Forest Industry Safety & Training Alliance, Inc.

Ben Parsons, FISTA Training Coordinator

March 2014

Looking for H.H.E.L.P. (Finally!)

Throughout the generations, many timbermen have suffered great injury or loss of life due to the lack of sufficient planning before performing a task.  In their defense, however, we don’t know what we don’t know.  More specifically, if we don’t know the “Felling Five” or other safety practices, how can we adequately implement them?  Let’s not allow the accidents of the past be suffered in vain.  We have a responsibility to the following generations to learn from these unintentional sacrifices and pass our lessons to anyone who will apply them.  This month, we are wrapping up our series of the “Felling Five” steps of H.H.E.L.P. with PLAN.

Within a few seconds of focused thought, we can come up with a pretty darn good cutting plan for evaluating and mediating any Hazards, calculating our Hinge, establishing our Escape path and compensating for Lean.  But the cutting Plan doesn’t stop there.  Conjuring up a good cutting Plan includes a few more factors the sawyer should make decisions on before the first wood chip goes flying.

Housekeeping in our work area is one of the first things to consider prior to any cutting on our tree.  Observe the areas you anticipate standing, kneeling or walking during each step of the cutting process.  Are trip hazards present, such as vines or thick underbrush?  What about any saplings in the felling path that could result in spring pole hazards? Are your Escape paths navigable?  Could a neighboring tree create a hang-up; should we re-evaluate our order of removal?

Sighting our tree is something we all do, but are we properly by lining our vision with the sights on the saw?  There’s a difference between directional felling and precision felling.  Which of the two do you practice?  Do you know the difference?  If not, maybe it’s time for a chainsaw safety refresher; and if you don’t know where the sights are on your saw, then it’s high time for your first chainsaw safety class.

Cutting techniques that make up our felling plan include decisions on what type of notch, back cut and release cut do we plan on implementing?  Notches vary, but the most common are the conventional, or 45˚, the Humboldt, and the open face notch.  The open face notch is deemed the safest notch, and there are a few variations.  Differences are mainly associated with the bottom or opening cut angle.  Regardless, any notch opening equaling 70˚ or greater is considered an open face notch.

As for your back-cut, the safest method to date is determined to be the bore, or plunge cutting method.  This determination is mainly based on two scenarios:  First, bore cutting enables us to reduce the likelihood of a barber-chair.  Second, bore cutting allows the sawyer to control when the tree falls, rather than the tree controlling when the sawyer retreats.  In addition, when the back-cut is followed through and exits the back of the tree, our back-cut and release cut are one in the same motion.  However, if the sawyer prefers to leave an anchor strap in the back of the tree, pull the saw out and execute a release cut from the back, the back-cut and release cut are two separate moves.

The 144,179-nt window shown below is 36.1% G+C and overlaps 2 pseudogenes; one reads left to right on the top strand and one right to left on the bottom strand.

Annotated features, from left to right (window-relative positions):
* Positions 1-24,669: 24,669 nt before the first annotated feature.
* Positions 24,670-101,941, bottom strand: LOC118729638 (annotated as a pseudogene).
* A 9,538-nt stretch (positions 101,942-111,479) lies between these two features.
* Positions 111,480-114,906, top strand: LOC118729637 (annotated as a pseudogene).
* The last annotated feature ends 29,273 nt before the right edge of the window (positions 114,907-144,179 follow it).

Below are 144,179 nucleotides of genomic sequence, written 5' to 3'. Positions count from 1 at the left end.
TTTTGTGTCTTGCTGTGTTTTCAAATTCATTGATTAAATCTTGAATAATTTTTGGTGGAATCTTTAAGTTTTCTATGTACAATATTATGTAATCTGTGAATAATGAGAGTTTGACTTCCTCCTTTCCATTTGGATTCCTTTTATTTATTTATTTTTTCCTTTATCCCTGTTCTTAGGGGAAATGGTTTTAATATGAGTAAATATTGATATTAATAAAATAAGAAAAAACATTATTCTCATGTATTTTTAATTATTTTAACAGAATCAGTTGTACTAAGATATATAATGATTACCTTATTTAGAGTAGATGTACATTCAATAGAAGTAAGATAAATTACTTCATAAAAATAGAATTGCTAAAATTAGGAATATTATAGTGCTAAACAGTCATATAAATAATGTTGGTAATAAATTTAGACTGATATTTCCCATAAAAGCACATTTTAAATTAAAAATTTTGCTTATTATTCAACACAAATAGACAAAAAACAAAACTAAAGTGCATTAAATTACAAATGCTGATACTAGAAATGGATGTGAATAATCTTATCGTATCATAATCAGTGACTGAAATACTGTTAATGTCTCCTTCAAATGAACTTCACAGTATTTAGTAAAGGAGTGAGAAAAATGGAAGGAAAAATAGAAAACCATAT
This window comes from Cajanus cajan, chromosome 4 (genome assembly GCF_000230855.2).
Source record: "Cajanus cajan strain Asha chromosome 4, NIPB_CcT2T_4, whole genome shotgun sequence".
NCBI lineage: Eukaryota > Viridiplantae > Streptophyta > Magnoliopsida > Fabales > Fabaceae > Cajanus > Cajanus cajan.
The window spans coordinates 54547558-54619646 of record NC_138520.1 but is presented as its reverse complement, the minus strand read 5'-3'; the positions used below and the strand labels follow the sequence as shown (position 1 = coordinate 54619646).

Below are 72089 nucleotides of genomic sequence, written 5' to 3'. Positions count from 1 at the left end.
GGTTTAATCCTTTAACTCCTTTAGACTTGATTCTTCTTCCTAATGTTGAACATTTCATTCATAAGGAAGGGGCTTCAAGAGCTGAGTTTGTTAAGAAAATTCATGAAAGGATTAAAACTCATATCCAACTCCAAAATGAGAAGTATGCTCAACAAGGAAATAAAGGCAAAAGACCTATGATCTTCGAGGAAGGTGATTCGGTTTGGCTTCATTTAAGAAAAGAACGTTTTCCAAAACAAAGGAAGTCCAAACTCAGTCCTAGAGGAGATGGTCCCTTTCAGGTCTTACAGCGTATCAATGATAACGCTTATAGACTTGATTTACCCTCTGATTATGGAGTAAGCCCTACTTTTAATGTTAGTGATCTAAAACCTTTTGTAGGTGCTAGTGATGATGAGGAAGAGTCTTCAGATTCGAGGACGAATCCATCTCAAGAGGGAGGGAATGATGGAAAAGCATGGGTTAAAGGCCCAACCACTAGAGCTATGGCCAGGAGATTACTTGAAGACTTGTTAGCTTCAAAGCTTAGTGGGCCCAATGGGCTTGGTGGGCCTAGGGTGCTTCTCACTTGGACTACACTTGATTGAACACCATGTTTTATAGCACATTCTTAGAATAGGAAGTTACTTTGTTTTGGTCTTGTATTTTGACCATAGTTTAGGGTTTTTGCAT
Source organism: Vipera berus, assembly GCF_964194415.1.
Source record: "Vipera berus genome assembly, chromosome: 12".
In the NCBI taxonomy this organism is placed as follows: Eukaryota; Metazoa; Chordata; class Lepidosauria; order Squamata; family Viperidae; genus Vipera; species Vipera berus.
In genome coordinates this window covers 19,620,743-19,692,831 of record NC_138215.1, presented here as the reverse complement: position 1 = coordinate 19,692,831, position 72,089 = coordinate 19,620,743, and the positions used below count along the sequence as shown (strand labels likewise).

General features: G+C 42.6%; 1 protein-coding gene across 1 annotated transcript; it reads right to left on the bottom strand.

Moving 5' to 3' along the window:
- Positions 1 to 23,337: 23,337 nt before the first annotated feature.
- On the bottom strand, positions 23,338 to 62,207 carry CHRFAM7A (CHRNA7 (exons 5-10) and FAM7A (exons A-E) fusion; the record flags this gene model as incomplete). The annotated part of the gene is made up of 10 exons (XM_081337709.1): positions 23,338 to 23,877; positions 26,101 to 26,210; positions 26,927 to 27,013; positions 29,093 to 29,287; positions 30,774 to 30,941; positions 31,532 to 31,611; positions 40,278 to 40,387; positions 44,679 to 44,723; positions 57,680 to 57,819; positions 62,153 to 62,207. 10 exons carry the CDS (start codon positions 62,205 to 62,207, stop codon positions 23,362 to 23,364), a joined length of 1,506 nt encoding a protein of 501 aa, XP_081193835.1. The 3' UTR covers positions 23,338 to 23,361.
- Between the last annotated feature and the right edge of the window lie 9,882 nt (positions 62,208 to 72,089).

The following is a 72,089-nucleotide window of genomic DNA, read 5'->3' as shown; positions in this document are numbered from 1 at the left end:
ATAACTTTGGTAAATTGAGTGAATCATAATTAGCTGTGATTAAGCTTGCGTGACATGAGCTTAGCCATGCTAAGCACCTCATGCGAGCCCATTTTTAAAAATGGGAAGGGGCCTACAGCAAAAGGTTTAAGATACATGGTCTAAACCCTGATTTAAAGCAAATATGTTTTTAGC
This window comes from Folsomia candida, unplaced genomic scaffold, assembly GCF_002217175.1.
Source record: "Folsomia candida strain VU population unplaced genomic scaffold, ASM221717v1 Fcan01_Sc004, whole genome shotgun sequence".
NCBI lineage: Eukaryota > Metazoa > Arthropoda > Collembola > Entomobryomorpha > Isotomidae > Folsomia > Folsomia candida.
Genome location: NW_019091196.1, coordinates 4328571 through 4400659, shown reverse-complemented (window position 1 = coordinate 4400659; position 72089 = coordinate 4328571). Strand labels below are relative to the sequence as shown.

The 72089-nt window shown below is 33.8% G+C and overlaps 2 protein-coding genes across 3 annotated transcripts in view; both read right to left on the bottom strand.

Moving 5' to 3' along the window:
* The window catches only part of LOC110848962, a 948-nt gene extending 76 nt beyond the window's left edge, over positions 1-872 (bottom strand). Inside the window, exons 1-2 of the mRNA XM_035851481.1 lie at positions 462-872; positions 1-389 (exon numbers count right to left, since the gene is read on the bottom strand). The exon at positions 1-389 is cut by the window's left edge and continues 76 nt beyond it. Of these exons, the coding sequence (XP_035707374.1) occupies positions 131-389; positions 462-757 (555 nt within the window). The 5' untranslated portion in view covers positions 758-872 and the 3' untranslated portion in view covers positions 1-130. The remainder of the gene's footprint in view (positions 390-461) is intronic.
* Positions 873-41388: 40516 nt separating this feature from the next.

What about wedges?  Do we need any for this particular situation?  How many do we need?  It will make for a bad day when we need two or three wedges to influence a tree in our favor, but only have one in our pouch!  Again, the preceding topics are important to consider and make decisions on before the first wood chip goes flying.

There might be a consideration or scenario I haven’t mentioned in this short article.  If you have a different process that has consistently worked for you or something you would like to add, by all means let us know.  Over the years, I’ve come to believe that there’s no such thing as an expert, only those who have learned more about a particular subject that others.  FISTA will never pass up an opportunity to improve the message of safety we offer.

Wisdom and good judgment comes from experience, which usually comes from bad judgment.  Here’s hoping we survive our moments of bad judgment and are wise enough to learn from the experience.

Winter is almost over…hang in there!


Ben Parsons, FISTA Training Coordinator, is originally from West “By God”, Virginia as they say in that part of the Appalachian Mountains. His family’s deeply rooted philosophy of living off the land was monumental in deciding to earn a degree in Forest Management from West Virginia University.  Throughout his career, Ben has had the opportunity to tackle a wide variety of assignments.  He measured Forest Inventory and Analysis research plots in Virginia and Georgia, been involved with urban and utility forestry operations throughout the Appalachian region, procured lowland hardwood timber in the swamps of South Georgia, managed logging contracts and harvest operations in Arkansas and specialized in water quality and harvest planning as well as fighting forest fires in Virginia. As FISTA Training Coordinator, helping to meet your safety and educational needs is the number one priority here at FISTA.  For more information, contact Ben at 800-551-2656 or ben.parsons@fistausa.org